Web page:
On top of being incredibly important, the customer experience is also one of the hottest topics in 2015. Customers, what they expect from businesses and how their behavior has changed are major driver of digital marketing transformation and even take center stage in many digital transformation projects overall.
Virtually everyone recognizes the importance of the end-to-end customer experience and the role of individual experiences. At the same time people don’t always seek an “experience” but just a simple response to a simple question or the ability to get what they need without too much hassle. If you want to buy a piece of chocolate because you feel like eating one, you want to go into the nearest store and get it. Nothing more.
Even if we can debate whether this is an experience or not, a far more important question is how do we measure the customer experience? After all, if you can’t really measure something, even if it’s not perfect, it’s harder to optimize it. And the same goes for the improvement of the customer experiences we “design” and continuously “optimize” (and hope lead to good experiences in the eyes of the beholder, the customer).
The shifts in customer experience metrics
In a marketing context but also in contact centers and social customer service departments we see that the way people measure the customer experience is changing. NPS (Net Promoter Score) always was a big one. And customer satisfaction scores (CSAT, CSI). And, since several years now, thanks to the CEB we also use (and discuss a lot about) the Customer Effort Score.
In the contact center, where there is a shift from transactional metrics that say nothing and express how the contact center is still seen as a cost center (for instance, the number of handled calls) to more customer-oriented KPIs, we often see a mix of CSAT, Customer Effort and NPS, tailored to the individual business and customer context. It’s not a coincidence that we mention the contact center as the evolutions of measuring efficiency in there are really starting to revolve around the customer experience.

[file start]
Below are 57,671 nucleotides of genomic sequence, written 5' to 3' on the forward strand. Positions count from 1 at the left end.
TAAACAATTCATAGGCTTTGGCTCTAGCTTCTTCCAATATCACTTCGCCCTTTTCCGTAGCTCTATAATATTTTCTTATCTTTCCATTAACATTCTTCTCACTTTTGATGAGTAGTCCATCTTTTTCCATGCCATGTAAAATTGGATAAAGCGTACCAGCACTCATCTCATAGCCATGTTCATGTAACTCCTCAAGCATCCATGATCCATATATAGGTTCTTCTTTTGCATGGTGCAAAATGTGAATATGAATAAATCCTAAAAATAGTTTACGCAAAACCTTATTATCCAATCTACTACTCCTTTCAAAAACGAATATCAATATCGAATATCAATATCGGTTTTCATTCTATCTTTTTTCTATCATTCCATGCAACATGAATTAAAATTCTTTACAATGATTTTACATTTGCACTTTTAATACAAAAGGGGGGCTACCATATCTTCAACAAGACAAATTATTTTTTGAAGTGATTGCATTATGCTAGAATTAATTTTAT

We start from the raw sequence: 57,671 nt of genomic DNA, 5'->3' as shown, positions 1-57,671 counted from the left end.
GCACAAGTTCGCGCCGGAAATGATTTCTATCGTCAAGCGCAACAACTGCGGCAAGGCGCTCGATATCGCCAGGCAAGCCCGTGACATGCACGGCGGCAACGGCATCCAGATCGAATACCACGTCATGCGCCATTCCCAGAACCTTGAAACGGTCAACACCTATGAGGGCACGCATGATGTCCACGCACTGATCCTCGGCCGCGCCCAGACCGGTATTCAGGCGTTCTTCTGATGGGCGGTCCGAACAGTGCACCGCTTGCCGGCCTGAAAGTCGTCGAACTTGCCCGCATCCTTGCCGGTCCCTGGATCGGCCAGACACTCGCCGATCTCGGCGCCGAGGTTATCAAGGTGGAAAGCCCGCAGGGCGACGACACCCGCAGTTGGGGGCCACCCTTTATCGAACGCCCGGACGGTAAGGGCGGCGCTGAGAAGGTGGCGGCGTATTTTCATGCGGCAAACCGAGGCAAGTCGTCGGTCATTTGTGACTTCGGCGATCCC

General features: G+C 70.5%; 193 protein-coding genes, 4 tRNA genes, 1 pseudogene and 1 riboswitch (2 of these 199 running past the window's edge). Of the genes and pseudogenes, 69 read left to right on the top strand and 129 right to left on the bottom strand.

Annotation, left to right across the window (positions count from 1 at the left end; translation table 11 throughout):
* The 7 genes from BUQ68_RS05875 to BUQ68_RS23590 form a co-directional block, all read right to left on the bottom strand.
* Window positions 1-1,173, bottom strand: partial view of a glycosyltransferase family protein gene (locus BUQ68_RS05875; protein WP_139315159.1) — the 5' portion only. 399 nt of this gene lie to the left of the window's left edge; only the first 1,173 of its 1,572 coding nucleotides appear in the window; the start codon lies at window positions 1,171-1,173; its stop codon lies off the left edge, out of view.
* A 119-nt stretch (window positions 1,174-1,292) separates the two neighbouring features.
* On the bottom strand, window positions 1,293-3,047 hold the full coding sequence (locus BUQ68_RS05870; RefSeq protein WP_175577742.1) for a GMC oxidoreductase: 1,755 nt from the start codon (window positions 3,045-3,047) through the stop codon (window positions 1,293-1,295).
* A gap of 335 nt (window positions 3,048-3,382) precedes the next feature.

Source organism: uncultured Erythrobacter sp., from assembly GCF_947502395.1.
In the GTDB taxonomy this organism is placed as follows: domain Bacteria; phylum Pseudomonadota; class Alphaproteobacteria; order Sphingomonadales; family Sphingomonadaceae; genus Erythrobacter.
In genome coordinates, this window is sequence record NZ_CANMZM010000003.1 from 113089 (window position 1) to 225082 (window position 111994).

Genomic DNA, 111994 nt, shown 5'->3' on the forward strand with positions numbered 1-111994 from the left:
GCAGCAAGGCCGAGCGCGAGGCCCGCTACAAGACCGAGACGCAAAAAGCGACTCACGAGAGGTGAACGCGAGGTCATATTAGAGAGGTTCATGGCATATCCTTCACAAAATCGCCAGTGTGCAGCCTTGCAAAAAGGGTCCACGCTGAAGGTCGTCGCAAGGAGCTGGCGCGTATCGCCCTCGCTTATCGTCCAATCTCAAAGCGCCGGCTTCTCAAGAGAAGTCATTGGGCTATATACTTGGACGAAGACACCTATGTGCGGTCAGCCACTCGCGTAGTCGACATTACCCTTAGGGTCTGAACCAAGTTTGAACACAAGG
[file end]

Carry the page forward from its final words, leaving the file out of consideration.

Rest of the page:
Measuring the customer experience: why consistency and a mix matter
Another issue when measuring the customer experience, in an end-to-end way, is of course that you need consistent ways of measuring across the company.
In other words: isolating the contact center and marketing, for instance, is not a good idea from a measurement perspective. And it’s not a good idea from other perspectives as well. The customer wants to be treated as a whole and doesn’t care about how we are organized. This doesn’t mean a single customer view alone is important. It’s about how you act upon the insights you gain to, among others, optimize the customer experience.
Forrester Research has been working with its CX Index™ for a while now. It evaluates loads of brands and how they do regarding customer experience. On the website of the index you can also “play a bit”.
Clearly Forrester understands content marketing as its blog, webinars, playbooks and interactive tools show. And to promote the CX Index™ (a new version came out) the company also created an infographic which it shared on LinkedIn and other channels.
So, what customer experience metrics matter? The infographic below shows a glimpse of what Forrester thinks. And, among others, it thinks – and we fully agree – that NPS and CSAT fail to measure “the full range of human experience”.
No metric alone is enough. A mix is probably best, depending on the context. So, maybe it’s also time to stop thinking “Customer Effort Score” versus “Net Promoter Score” (in the sense of “what should you pick”, not of “what are the benefits and disadvantages of them all”). As always, we feel that black and white thinking is not the best way to approach business (and life) questions.
SERVQUAL, CSI, NPS and WAR
Bonus: when looking for an image to post on top of this article, we stumbled upon the table below in a recent blog post from a company called Rockbridge.
The blog post is – contextually relevant in the scope of this article – titled “Measuring Customer Experience and Loyalty: Is there “One True Method”?“. More food for thought?
Net Promoter® and NPS® are registered trademarks and Net Promoter Score and Net Promoter System are trademarks of Bain & Company, Satmetrix Systems and Fred Reichheld.